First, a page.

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It's A Musical World!

Tom Service surveys the current landscape in the world of musical theatre. Guests include Sir Tim Rice, Michael Ball, Gwyneth Herbert, Francess Ruffelle, Isy Suttie, Adam Cork and Rufus Norris.

First broadcast in December 2013.

Available now

45 minutes

It's A Musical World

In a special edition of Music Matters Tom Service surveys the world of musical theatre – tracing how the form has evolved, and asking whether we’re supporting the next generation of 'musical makers' in an age of jukebox musicals based on the back catalogues of bands we all know and love – The Beatles, Queen, Abba?

Bert Fink, Senior Vice President of the Rodgers and Hammerstein Organisation and musical theatre historian explains how the form progressed from operetta and musical comedy to the spectaculars of the 1970s and 80s.

Tom talks to lyricist Sir Tim Rice, whose partnership with Andrew Lloyd Webber yielded some of the biggest musical hits of all time including Jesus Christ Superstar and Evita.  He tells Tom why his latest show From Here To Eternity has struggled to find an audience. Olivier Award-winning musical star Michael Ball discusses some of his career highs and lows and reflects on the joy of being cast against type in Hairspray and Sweeney Todd; and the composer/lyricist duo Marc Shaiman and Scott Wittman, who have penned the score for the West End’s latest blockbuster Charlie and the Chocolate Factory, discuss why Broadway came late for them.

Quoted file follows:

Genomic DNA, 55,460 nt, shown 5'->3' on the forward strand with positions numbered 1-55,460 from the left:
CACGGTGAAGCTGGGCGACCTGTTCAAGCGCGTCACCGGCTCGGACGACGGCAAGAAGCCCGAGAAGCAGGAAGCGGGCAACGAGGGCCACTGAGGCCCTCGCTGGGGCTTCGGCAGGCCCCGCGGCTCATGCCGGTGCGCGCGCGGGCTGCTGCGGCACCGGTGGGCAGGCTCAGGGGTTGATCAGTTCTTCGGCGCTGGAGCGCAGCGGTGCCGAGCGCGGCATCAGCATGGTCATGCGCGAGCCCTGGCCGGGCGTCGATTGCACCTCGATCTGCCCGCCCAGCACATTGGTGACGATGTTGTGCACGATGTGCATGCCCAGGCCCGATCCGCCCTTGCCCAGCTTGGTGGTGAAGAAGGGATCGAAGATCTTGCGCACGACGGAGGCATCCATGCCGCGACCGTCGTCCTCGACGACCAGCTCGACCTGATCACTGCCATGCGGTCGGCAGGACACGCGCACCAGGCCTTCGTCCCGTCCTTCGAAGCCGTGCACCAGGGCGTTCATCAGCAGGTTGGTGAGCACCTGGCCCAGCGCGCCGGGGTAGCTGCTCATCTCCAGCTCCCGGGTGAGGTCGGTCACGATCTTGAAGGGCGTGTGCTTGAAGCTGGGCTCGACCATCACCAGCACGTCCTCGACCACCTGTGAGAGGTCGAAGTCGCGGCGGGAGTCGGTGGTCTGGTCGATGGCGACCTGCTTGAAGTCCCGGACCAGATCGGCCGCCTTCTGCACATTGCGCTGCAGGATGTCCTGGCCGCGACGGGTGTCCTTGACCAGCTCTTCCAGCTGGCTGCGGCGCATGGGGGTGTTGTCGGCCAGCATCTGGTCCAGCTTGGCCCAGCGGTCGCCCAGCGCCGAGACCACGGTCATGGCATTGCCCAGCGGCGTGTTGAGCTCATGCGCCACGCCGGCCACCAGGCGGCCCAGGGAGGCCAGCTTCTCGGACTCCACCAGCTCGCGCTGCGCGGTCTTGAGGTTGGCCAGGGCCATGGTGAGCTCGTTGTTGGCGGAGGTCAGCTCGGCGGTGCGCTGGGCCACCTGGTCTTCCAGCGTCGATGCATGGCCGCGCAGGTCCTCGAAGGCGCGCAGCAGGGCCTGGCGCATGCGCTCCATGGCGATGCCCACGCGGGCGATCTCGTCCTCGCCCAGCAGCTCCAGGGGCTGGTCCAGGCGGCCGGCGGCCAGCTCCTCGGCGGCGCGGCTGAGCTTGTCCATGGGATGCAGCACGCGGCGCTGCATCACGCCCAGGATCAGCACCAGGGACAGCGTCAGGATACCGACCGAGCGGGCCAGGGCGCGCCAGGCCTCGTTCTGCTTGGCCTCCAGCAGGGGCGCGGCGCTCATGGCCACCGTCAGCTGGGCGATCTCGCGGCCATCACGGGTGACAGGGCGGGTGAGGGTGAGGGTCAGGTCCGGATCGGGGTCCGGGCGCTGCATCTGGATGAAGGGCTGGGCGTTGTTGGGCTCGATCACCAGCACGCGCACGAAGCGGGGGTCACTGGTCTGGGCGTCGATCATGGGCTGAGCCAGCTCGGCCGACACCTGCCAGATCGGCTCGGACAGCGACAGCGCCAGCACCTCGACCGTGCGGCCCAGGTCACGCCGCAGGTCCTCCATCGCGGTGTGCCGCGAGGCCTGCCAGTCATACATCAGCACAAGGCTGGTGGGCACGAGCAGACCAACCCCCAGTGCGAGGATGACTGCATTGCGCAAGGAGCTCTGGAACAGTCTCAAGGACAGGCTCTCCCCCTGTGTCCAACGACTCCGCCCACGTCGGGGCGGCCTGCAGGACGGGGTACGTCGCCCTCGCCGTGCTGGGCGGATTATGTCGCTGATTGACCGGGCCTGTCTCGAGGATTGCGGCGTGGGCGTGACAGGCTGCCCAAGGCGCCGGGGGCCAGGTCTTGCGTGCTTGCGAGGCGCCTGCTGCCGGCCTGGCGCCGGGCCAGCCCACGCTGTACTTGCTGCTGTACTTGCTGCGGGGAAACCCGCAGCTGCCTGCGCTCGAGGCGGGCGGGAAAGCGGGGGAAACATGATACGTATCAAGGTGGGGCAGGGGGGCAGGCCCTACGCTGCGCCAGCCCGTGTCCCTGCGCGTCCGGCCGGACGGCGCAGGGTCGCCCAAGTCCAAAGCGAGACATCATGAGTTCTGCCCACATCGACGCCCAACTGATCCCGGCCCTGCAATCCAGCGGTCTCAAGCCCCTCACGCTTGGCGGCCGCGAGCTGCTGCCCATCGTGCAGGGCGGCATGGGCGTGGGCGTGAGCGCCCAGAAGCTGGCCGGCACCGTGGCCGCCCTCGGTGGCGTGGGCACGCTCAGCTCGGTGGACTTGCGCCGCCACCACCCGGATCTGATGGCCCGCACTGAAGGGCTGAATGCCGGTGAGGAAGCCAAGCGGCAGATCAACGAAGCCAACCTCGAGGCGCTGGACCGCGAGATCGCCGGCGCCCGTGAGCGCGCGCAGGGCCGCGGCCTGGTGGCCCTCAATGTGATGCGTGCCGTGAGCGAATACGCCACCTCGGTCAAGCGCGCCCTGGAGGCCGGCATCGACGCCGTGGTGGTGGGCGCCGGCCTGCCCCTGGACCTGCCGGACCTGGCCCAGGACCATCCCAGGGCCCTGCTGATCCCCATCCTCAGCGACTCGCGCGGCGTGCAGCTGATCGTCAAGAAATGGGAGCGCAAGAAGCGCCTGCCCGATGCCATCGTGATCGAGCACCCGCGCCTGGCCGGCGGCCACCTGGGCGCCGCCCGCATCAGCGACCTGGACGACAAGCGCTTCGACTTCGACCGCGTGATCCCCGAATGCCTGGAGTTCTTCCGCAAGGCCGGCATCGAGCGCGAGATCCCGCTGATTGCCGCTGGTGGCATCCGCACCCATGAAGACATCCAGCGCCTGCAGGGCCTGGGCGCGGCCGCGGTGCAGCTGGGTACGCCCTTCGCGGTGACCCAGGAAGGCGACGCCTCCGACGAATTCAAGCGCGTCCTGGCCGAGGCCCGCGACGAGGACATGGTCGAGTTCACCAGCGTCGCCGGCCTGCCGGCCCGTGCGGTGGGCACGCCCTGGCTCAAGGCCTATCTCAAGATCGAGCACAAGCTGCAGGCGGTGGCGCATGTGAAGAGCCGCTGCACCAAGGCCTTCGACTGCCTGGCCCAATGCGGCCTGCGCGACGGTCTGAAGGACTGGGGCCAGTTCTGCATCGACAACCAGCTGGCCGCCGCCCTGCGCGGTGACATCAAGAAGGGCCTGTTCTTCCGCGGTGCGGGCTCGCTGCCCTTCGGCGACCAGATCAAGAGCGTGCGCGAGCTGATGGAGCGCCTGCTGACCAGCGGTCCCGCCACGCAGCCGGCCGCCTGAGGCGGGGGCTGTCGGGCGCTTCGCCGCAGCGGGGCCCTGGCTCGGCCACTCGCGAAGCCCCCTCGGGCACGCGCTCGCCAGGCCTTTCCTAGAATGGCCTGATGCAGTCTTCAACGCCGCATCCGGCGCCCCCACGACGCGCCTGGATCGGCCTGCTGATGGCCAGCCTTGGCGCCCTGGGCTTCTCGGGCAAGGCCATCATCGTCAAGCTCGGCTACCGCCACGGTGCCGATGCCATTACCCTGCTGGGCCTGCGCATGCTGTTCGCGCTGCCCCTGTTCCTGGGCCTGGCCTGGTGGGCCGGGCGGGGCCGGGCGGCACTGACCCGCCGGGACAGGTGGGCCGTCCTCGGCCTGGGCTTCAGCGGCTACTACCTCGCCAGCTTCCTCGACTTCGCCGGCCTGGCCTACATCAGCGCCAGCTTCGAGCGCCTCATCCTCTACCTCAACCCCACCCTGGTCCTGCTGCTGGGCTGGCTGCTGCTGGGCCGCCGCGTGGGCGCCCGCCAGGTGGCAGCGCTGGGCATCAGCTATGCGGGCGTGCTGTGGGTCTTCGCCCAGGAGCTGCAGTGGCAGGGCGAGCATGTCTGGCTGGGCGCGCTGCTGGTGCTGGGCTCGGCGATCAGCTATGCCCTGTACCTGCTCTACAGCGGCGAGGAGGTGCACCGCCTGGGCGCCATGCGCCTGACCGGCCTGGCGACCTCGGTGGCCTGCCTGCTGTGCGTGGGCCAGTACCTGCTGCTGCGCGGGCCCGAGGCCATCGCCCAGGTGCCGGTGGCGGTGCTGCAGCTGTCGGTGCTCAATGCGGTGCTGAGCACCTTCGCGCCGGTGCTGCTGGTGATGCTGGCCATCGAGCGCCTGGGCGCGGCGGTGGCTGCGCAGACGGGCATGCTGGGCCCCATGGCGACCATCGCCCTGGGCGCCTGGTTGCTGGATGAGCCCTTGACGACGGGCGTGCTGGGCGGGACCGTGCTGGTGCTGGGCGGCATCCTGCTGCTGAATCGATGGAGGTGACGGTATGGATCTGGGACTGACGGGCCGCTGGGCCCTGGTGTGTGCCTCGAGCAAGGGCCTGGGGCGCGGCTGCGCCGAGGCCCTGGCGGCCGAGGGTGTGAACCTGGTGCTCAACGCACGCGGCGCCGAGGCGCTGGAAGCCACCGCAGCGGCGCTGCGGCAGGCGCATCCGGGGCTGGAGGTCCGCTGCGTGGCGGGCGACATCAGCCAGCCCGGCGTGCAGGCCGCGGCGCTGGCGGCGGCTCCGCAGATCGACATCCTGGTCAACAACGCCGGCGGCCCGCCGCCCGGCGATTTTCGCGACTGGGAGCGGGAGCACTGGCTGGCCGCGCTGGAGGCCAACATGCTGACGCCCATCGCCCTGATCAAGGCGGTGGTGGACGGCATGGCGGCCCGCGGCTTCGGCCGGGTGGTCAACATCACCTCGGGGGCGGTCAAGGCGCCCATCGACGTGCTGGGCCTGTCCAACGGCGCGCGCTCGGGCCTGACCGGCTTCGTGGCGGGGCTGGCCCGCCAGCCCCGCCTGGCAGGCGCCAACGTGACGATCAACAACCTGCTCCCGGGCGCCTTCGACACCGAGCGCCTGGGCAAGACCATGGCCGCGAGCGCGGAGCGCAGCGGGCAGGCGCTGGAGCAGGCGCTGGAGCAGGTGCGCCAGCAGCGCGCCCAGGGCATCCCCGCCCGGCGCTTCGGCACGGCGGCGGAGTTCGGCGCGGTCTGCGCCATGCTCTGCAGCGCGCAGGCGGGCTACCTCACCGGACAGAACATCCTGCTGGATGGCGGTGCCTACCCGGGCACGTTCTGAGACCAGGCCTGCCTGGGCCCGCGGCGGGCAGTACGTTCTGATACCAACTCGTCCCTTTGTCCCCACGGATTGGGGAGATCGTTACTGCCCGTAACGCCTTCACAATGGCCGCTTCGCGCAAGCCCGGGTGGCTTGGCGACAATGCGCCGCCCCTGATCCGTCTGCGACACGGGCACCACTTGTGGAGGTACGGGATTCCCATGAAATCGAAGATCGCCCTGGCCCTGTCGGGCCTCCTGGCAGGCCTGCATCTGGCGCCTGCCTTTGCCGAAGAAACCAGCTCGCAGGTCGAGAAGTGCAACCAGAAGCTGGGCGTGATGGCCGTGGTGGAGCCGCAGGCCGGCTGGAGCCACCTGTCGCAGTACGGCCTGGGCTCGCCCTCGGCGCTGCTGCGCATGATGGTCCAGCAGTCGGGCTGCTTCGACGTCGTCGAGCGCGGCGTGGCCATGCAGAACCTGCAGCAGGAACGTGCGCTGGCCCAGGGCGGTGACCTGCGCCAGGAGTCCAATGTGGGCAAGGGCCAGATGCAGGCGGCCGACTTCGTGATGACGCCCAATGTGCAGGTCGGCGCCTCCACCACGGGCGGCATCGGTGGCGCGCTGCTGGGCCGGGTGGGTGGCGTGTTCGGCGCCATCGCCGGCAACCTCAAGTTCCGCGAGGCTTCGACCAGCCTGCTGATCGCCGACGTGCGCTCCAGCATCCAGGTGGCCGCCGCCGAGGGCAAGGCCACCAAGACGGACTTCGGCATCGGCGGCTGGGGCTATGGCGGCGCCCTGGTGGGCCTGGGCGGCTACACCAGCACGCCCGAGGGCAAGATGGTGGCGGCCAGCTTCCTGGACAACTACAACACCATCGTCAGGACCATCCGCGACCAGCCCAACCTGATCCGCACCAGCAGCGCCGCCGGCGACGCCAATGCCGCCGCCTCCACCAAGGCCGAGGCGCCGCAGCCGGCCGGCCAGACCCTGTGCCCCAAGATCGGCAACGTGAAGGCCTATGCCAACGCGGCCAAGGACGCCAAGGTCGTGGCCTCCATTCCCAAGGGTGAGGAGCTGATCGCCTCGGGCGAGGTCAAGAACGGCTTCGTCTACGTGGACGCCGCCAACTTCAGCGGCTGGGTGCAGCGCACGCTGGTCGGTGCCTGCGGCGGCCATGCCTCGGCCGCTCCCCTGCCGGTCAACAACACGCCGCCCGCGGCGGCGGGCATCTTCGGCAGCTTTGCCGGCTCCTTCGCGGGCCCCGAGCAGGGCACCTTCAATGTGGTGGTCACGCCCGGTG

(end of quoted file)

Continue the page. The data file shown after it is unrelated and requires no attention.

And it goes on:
Tom meets Gwyneth Herbert, composer and lyricist of a brand new musical - The A-Z of Mrs P – the story of the woman who invented the A-Z and talks to cast members Frances Rufelle and Isy Suttie as well as the show’s producer Neil Marcus who is executive director of Mercury Musical Developments - an initiative nurturing new musical theatre writing.


One of the biggest recent successes in British musical theatre came from the subsidised sector – and Tom meets the newly-appointed Director of the National Theatre Rufus Norris and composer Adam Cork to discuss why their musical London Road, which ran at The National Theatre in 2011 and controversially took the spate of murders in Ipswich between 2006 and 2008 as its subject matter, became such a surprise hit – and is now being turned into a film.
 
Finally, Tom assesses what the future for musical theatre might be with critic Mark Shenton, musical director Gareth Valentine and Andy Barnes, Executive Producer of Perfect Pitch Musicals.

Credits

Role Contributor
Presenter Tom Service
Interviewed Guest Tim Rice
Interviewed Guest Michael Ball
Interviewed Guest Marc Shaiman
Interviewed Guest Scott Wittman
Interviewed Guest Gwyneth Herbert
Interviewed Guest Frances Ruffelle
Interviewed Guest Isy Suttie
Interviewed Guest Neil Marcus
Interviewed Guest Rufus Norris
Interviewed Guest Adam Cork
Interviewed Guest Mark Shenton
Interviewed Guest Gareth Valentine
Interviewed Guest Andy Barnes
Interviewed Guest Bert Fink

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